Published since 1946
Inventorying a National Treasure - Oxbow Lakes in the Lower Mississippi Valley
It has been estimated that the Lower Mississippi Alluvial Valley includes roughly 1,500 floodplain lakes that represent the largest concentration of oxbow lakes in North America. Water quality and environmental degradation are the primary concern in most of these lakes, stemming from disturbances associated with agriculture, regulation of discharges from major flood-control reservoirs, and stream channelization. To support restoration efforts, the Mississippi Cooperative Fish and Wildlife Research Unit is leading research on water quality and fish assemblages to inform various state and federal agencies with jurisdiction over the alluvial valley.
The alluvial valley of the lower Mississippi River contains hundreds of lakes formed as a result of channel meandering, braiding, and associated processes. These lakes vary in age from about 50 to over 10,000 years old and represent abandoned channels of contemporary rivers as well as those of prehistoric rivers that once occupied the valley.
These lakes exhibit a broad range of environmental characteristics that sustains an important component of North American biodiversity and provides key ecological services. Nearly 50 species of mammals, 60 percent of all bird species in the contiguous U.S., 45 species of reptiles and amphibians, and 37 species of mussel occupy the valley. Additionally, 136 species of fish depend on the river and floodplain system, and nearly 100 fish species have been documented in oxbow lakes and backwaters.
Ecological services provided by these lakes include greenhouse gas mitigation, nitrogen mitigation, and recreation. It has been estimated that restoration and maintenance of wetlands and oxbow lakes in the valley could have a social value larger than agricultural use. Nevertheless, it is unknown exactly how many of these lakes exist, their distribution, and their physical characteristics relative to existing landscape features. Estimation is complicated because it is difficult to determine when a lake ceases to be a lake and becomes a wetland. The lack of a lake inventory is a major challenge to conservation, restoration, and management of oxbow lakes. Without such an inventory, it is difficult to impress to conservation agencies and the public how prevalent and important these lakes are. Thus, Mike Rhodes, a student with the Mississippi Unit is using remotely-sensed imagery to inventory the entire lower Mississippi Alluvial Valley from Cairo, Illinois to Baton Rouge, Louisiana.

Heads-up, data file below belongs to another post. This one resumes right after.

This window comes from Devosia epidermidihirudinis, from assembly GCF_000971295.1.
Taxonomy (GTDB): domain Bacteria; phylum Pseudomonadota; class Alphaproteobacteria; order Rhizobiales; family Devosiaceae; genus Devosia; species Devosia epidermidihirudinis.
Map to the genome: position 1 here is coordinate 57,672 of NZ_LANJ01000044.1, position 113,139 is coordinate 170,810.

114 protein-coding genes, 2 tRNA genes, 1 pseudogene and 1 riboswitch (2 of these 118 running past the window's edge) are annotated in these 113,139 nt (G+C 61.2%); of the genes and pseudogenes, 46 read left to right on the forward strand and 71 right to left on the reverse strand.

Landsat satellites have compiled a library of images that document changing landscapes and environmental conditions with repeat observations over the same location every 16 days (not all Landsat scenes are usable because of cloud cover). For each Landsat image available from the USGS Earth Explorer website, Mike will classify each pixel as to being wet or dry, and an inundation index will be calculated for each pixel as the proportion of all images in which that pixel was classified as wet. An inundation index will be used to estimate lake connectivity to adjacent streams. Information such as lake size and shape and surrounding land use can be readily obtained from geographic information system (GIS) layers. Variables such as depth will be estimated based on extent of seasonal expansion/contraction of lake areas, extracted from the Landsat images.
The resulting inventory may be useful for a wide diversity of conservation, research, and management applications. However, perhaps its biggest contribution may be to refocus management into a broader framework. Overall abiotic and biotic diversity will be best protected by safeguarding whole sections of the valley rather than attempts at management of local-scale habitats. The inventory will help state and federal management agencies identify high quality sections to target for conservation and impacted sections in need of restoration.
The ONB features articles from Cooperative Fish and Wildlife Research Units across the country. Working with key cooperators, including WMI, Units are leading exciting, new fish and wildlife research projects that we believe our readers will appreciate reading about. This article was written by Steve Miranda, Assistant Unit Leader, Yvonne Allen an aquatic habitat analyst with USFWS, and Michael Rhodes, Master’s student. You can find more information on the Mississippi Cooperative Fish and Wildlife Research Unit website.